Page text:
I hope you don’t find this triggering, but I found it comforting:

      • ItsyBit

        Oof. That poem. I nod emphatically, murmur in agreement and tear up every single time I watch it.

    • Anon

      Oh wow. Me too. My sister maintains an impossible standard of thinness and it is always triggering for me to be around her. She is pregnant now and is still impossibly thin, which somehow is even worse.

    • Elizabear

      Yes. I have struggled since elementary school too. My photos, because of my (self-perceived heavy) weight, are also a struggle for me to look at. I have to step back and realize how much happier I am now than I was when I was much, much thinner. I don’t think it ever goes away once it is a part of you. So much solidarity to everyone struggling with it.

  • Anon

    I so feel you on this. I am also recovering from ED issues, my wedding is in this fall, and I am currently dieting. It’s so hard NOT to when it offers so much comfort and relief. A wedding makes it more tantalizing in about a million different ways. Recovery is a process, not a static thing, like magazines and celebrities would have you believe. Sending you big, big hugs, Anonymous.

  • amandat

    Wow. I wish I had read this as an 18 year old. The paragraph starting with “For years, I worked tirelessly to be less…” rings so true, it hurts. If only I could be perfect, then he would love me… Every rejection feeling like a gut kick. My SO now has helped me be okay with being me as I try to figure out who that is. I still struggle with trying to not be small, to minimize me, to not throw anything that is mine out the window because it’s in his way.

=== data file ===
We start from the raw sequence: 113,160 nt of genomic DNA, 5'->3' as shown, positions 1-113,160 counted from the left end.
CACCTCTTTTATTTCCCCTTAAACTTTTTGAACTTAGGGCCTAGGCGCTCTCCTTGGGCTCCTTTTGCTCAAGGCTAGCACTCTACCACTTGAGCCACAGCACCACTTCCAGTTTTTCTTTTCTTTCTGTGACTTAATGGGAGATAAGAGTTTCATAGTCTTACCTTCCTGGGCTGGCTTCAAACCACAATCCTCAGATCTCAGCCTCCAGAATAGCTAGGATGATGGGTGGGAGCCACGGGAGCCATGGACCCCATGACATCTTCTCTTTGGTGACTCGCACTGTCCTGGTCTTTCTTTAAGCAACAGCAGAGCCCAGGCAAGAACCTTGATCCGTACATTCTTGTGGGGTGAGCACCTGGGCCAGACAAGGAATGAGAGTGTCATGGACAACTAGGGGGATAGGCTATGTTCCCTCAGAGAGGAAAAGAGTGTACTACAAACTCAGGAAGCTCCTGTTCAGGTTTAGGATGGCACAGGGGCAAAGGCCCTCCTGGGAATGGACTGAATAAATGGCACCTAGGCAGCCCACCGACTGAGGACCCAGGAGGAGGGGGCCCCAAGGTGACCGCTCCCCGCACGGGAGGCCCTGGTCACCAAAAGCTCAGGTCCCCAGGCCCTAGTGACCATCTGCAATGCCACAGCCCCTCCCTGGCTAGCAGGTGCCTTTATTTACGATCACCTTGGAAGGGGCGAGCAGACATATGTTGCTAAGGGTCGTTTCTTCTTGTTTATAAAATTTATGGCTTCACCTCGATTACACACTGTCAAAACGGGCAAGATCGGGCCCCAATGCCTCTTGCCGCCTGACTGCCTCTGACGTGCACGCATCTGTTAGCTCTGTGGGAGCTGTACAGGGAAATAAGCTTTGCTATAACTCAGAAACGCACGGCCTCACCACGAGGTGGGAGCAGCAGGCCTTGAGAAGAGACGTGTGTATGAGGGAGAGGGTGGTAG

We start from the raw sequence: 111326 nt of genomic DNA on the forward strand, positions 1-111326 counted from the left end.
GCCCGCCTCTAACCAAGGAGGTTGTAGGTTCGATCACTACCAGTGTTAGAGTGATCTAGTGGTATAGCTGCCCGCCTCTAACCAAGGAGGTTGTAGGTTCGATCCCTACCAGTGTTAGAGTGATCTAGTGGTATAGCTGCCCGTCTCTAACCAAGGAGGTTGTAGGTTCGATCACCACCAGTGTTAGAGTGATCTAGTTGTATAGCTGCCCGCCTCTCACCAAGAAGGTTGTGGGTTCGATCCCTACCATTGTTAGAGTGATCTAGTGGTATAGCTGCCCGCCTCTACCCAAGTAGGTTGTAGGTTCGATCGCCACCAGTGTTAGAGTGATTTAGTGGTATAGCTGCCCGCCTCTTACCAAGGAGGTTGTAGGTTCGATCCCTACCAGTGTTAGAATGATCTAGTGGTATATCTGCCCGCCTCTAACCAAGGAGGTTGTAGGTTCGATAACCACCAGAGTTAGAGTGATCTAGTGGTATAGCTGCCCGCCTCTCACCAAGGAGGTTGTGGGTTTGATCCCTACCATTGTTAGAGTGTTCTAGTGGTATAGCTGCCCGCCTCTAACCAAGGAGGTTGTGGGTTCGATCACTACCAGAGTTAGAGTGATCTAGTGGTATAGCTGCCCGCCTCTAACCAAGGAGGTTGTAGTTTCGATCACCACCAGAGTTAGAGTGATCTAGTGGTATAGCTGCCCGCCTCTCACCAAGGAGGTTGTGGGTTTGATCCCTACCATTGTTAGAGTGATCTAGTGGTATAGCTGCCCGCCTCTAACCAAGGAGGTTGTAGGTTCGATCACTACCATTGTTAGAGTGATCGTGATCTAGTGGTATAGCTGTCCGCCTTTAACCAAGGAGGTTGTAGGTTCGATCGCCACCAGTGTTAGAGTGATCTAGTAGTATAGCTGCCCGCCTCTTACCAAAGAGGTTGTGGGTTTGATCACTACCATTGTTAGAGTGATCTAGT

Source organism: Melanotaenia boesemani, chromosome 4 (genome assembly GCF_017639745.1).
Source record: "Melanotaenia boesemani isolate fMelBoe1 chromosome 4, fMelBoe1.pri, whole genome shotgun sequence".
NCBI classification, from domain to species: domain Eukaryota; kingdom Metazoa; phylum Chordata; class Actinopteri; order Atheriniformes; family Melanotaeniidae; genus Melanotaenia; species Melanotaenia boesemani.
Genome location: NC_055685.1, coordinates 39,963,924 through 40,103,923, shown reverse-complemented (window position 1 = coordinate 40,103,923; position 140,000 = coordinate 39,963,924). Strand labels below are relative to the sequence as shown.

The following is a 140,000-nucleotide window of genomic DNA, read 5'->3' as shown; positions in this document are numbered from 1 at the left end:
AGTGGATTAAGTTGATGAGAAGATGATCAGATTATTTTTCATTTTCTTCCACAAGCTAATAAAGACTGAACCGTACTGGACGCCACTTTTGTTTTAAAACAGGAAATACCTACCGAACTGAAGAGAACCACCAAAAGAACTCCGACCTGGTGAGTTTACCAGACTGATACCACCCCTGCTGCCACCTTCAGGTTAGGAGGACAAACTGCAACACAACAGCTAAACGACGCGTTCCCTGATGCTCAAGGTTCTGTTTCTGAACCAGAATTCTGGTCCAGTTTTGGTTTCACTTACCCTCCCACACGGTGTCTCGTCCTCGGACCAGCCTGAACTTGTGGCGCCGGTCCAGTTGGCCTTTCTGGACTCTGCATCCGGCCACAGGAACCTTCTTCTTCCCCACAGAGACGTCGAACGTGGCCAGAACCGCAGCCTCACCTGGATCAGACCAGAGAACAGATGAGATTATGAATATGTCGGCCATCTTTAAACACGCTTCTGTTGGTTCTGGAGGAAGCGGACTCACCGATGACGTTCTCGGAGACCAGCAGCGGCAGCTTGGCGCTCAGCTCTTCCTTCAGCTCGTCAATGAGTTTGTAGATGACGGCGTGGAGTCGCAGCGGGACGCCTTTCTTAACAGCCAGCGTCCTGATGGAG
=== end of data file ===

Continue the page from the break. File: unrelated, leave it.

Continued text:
Thank you for putting this into words and having the courage to publish it (and thanks Meg!).

  • Oh woman, what a powerful essay. Thoughts, prayers, and good vibes are headed your way via the internet monkeys. And hugs, lots of hugs!

  • Katie

    I love your observations about trying to be less / need less. I think to some degree, this is a common pressure when planning a wedding (typically for women, though I imagine men might feel similar pressure). We want to look like a bride (model-like), but we also don’t want to be seen as needy/demanding (in short, a “bridezilla”). I hope you (and all of us) beat this pressure to be less, because frankly, you sound awesome and you’re future spouse is right – more is better (just ask those Capital One credit card commercials).

  • Grace

    One of my best friends became less. A lot less. Less than half of what she was in every way imaginable. Until 2 minutes ago I did not think of it in that way, but something about this essay has just clicked in my mind. It was such a difficult time and honestly I wanted to be there for her but just didn’t know what she needed. She is now more, so much more, but I know that this is still and probably always will be something she struggles with. Thank you for writing this, I hope you find the strength to keep becoming more and not less. Not just for your wedding but for the rest of your life.

  • JDrives

    Thank you for being brave and sharing this story. One of the most beautiful and touching pieces I’ve read in any corner of the interwebs. I hope with you, and support you, from afar.

  • swarmofbees